So we invented our creatures, but primates also had the option of choosing a non-fictional creature, such as a komodo dragon, sea dragon, or dragonfly.  Primates made two lists: one of characteristics of a dragon, and the other of characteristics of the creature they chose (frog, shark, pig, etc).  Then they drew their creature on the inside of a folded piece of white cardstock.  Tomorrow we will use our lists to write the riddles.  I'm hoping we can share these with an older class on Friday--if we finish.  They are coming along beautifully, and as usual, more than I expected from a last minute project idea.

One thing I love about blogging is that it allows me concrete reflection time to assess my own work as well as the primates'.  Looking through an MI lens (using entry points), I see:

* exploration of the concept of fiction/non-fiction in several different ways (aesthetic, narrative, foundational, logical, social)
* learning about geography--maps, continents, oceans, organization of the world (aesthetic, narrative, foundational, social)
* analyzing characteristics of living things--OK, so maybe in our adult world dragons are not living things, but in the imaginations of 6-7-8 year olds, they are very real and primates will (hopefully) transfer this learning to actual living creatures when we resume our trips to the cove--(logical, quantative. social. foundational, experiential, aesthetic, narrative)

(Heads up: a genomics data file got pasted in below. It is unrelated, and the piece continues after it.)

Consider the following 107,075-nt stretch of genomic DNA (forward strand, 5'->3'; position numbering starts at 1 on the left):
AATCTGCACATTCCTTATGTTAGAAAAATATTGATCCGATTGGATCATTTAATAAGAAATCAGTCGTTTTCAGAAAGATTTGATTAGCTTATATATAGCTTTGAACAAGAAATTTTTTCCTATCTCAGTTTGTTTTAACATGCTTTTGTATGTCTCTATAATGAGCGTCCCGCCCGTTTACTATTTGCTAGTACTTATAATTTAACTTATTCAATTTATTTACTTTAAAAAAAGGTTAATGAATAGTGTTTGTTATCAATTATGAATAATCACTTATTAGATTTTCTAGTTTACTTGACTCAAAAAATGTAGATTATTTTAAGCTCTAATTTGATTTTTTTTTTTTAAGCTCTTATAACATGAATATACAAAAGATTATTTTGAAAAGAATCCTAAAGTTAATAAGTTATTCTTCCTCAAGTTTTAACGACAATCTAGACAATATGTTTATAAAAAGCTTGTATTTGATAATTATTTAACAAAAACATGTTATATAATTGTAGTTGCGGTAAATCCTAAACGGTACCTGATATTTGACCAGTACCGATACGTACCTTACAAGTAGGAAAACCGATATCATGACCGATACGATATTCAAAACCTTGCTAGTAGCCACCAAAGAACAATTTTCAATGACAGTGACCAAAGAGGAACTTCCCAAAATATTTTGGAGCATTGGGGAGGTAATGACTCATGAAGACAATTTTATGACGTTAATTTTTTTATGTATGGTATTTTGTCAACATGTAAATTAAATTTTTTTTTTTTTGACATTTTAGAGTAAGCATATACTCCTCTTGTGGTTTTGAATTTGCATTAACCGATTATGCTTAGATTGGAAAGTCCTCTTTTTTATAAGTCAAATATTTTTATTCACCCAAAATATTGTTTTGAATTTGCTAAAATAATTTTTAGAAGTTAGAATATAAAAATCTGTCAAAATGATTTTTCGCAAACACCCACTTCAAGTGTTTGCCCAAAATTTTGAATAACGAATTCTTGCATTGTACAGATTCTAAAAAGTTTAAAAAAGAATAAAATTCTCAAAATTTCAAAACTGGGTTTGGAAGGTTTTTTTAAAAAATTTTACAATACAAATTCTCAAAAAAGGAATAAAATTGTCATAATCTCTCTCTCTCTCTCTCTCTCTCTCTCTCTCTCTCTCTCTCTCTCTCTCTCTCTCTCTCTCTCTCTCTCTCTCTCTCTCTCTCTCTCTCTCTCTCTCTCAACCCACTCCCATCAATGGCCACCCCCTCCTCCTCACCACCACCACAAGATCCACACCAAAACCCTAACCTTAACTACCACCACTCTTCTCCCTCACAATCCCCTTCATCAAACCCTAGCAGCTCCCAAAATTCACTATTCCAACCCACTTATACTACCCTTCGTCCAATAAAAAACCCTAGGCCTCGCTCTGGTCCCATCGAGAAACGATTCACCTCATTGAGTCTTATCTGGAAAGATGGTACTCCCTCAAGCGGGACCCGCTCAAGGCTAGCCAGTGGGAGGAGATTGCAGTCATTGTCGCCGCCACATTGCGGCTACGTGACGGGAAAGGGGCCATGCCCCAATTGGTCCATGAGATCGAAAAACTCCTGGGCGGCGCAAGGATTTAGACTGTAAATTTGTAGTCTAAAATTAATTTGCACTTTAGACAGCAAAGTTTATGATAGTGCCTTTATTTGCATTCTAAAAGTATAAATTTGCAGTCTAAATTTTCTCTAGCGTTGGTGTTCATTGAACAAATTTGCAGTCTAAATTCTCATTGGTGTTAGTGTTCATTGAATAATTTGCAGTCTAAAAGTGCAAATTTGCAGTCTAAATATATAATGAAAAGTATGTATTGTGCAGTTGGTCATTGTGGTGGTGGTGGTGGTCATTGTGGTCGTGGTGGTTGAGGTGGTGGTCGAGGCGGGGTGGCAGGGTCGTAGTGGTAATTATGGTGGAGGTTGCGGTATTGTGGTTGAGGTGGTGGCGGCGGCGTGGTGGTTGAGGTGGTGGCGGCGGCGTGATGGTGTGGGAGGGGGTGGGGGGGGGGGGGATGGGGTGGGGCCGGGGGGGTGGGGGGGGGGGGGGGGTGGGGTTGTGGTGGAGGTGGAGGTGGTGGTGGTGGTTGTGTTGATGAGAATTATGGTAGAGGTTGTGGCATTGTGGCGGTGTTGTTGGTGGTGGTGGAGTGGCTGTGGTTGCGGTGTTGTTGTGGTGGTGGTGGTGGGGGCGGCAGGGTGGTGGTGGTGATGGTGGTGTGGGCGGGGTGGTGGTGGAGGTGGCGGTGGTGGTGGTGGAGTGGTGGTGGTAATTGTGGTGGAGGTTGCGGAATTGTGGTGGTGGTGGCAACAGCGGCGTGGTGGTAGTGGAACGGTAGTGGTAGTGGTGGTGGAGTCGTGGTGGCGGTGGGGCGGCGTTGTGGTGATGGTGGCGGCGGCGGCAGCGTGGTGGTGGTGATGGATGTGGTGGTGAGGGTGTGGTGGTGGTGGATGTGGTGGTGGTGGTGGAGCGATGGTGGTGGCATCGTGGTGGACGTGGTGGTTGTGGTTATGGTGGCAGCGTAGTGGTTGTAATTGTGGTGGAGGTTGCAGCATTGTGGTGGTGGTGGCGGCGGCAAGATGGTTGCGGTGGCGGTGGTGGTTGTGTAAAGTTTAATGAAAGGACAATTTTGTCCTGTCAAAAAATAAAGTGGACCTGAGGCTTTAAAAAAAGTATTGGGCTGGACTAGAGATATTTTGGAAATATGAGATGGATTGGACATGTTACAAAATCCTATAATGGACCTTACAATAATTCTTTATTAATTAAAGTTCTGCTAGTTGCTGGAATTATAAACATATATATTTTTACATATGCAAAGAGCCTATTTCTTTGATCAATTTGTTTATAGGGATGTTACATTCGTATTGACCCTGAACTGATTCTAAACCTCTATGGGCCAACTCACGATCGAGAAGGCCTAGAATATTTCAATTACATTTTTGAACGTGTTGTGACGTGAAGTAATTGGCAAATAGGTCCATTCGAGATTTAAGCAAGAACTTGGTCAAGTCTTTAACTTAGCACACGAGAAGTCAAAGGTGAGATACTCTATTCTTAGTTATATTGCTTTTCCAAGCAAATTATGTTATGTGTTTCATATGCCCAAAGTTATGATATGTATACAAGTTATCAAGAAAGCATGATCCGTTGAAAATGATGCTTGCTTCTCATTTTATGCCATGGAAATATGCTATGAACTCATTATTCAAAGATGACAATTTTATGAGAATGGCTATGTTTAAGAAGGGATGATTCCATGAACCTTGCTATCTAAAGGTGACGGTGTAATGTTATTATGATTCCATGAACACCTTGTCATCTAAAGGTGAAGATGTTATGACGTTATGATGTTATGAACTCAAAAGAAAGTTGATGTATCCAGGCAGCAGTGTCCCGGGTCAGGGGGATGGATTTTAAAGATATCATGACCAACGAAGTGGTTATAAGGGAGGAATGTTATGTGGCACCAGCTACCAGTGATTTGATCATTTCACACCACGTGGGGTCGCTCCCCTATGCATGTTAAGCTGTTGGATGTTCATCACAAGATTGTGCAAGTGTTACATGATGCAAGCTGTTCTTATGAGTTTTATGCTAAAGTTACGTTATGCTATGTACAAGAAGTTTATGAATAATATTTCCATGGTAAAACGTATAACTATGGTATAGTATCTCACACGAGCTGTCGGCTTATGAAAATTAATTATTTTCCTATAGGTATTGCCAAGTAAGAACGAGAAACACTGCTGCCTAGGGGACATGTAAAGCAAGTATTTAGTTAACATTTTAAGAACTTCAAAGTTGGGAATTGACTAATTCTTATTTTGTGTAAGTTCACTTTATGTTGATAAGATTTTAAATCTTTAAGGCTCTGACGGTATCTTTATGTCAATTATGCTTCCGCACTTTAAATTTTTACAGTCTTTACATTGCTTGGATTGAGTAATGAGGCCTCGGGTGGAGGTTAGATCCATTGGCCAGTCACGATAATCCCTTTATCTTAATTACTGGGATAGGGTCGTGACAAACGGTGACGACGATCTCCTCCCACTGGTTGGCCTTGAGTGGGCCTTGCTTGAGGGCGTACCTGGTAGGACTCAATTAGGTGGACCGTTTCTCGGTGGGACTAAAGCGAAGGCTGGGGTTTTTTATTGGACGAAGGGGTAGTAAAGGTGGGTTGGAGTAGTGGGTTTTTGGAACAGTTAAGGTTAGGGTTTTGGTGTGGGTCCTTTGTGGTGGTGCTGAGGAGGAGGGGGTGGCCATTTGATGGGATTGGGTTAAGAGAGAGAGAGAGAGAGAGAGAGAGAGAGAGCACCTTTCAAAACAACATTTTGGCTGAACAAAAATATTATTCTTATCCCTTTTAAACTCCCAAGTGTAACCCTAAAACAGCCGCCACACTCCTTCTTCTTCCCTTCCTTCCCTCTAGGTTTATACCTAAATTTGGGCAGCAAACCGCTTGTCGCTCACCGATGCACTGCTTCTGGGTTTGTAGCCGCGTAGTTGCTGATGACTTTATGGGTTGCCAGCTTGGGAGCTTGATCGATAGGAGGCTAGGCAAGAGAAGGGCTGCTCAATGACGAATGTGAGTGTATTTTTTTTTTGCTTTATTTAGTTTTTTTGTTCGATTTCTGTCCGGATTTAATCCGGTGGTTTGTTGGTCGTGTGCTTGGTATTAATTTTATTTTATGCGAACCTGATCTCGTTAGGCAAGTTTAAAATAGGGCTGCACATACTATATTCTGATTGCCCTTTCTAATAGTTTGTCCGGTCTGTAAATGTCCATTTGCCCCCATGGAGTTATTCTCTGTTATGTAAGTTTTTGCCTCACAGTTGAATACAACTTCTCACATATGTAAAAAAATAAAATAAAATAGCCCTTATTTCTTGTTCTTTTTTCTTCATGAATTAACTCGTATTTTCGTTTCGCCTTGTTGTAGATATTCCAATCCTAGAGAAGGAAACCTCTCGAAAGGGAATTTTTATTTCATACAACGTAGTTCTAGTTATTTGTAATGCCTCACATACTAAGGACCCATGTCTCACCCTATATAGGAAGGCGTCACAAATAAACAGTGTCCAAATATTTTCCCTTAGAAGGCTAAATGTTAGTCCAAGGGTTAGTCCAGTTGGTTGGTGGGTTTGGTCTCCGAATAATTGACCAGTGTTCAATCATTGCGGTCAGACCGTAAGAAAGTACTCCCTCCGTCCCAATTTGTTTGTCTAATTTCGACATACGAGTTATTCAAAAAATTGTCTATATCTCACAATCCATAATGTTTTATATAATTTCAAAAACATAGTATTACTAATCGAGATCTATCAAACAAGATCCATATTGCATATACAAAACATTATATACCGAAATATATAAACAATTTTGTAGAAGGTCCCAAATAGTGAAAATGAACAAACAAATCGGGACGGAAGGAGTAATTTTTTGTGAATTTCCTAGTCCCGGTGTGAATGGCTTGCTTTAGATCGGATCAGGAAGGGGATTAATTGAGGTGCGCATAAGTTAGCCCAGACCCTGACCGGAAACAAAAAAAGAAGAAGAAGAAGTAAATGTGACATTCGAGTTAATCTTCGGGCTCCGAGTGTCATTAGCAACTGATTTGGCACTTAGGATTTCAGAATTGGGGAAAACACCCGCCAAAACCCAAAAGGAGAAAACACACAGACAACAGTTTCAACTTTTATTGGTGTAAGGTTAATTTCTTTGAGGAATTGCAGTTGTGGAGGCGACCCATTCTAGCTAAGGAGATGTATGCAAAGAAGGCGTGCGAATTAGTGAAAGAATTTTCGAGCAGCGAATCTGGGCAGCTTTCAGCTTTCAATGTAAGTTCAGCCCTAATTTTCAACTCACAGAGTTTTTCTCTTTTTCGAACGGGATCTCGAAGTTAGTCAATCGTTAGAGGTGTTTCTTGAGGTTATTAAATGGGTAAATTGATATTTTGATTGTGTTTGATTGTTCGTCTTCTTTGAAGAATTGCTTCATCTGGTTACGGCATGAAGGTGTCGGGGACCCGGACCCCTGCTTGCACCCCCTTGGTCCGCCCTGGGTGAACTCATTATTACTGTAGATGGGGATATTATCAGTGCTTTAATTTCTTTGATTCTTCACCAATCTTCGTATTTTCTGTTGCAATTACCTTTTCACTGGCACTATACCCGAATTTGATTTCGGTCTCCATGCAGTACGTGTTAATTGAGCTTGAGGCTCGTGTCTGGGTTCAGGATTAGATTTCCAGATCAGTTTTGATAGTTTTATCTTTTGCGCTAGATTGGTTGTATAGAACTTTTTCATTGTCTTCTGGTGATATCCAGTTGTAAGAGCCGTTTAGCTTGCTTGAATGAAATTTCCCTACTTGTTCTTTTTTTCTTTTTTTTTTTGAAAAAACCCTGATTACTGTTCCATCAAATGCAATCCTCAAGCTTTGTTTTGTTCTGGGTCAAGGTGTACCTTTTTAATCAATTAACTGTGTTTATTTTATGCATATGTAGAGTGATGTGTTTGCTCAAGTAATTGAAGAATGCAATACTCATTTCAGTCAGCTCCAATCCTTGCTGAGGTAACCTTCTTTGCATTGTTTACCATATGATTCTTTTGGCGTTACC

* identifying and creating different types of writing--legends, fic/non-fic, riddles, lists--and using them for different purposes--enjoyment, research, organization, discussion (social, narrative, foundational, quantative)

We have continued our established routines of nature journaling--even though we're drawing non-living things at times, we've maintained interest in a long story over a period of several weeks, we've accessed logical/experiential entry points through building dragon models in small groups, we've made logical predictions, discussed & explored topics socially through discussions & inquiry, we were able to follow a thread of child-directed curriculum, and everyone has been engaged in learning in different degrees at different moments.

Well, now it seems like maybe we had more than just a few valuable learning experiences this session despite the obstacles of snow days and mandated testing!  I am sure if I wasn't writing through exhaustion and anticipation of my fave show Survivor's new season--(great examples of MI can be found in the challenges!!!), I'd be able to analyze this more coherently, but hopefully I've painted a picture of MI learning & teaching.  From here, we will delve deeper into legends, sharpen our observation and sketching skills through more dragon related activities, continue to explore fiction/non-fiction, living/non-living, and develop more understanding of geography...along with many unexpected and authentic learning experiences! Pics to come!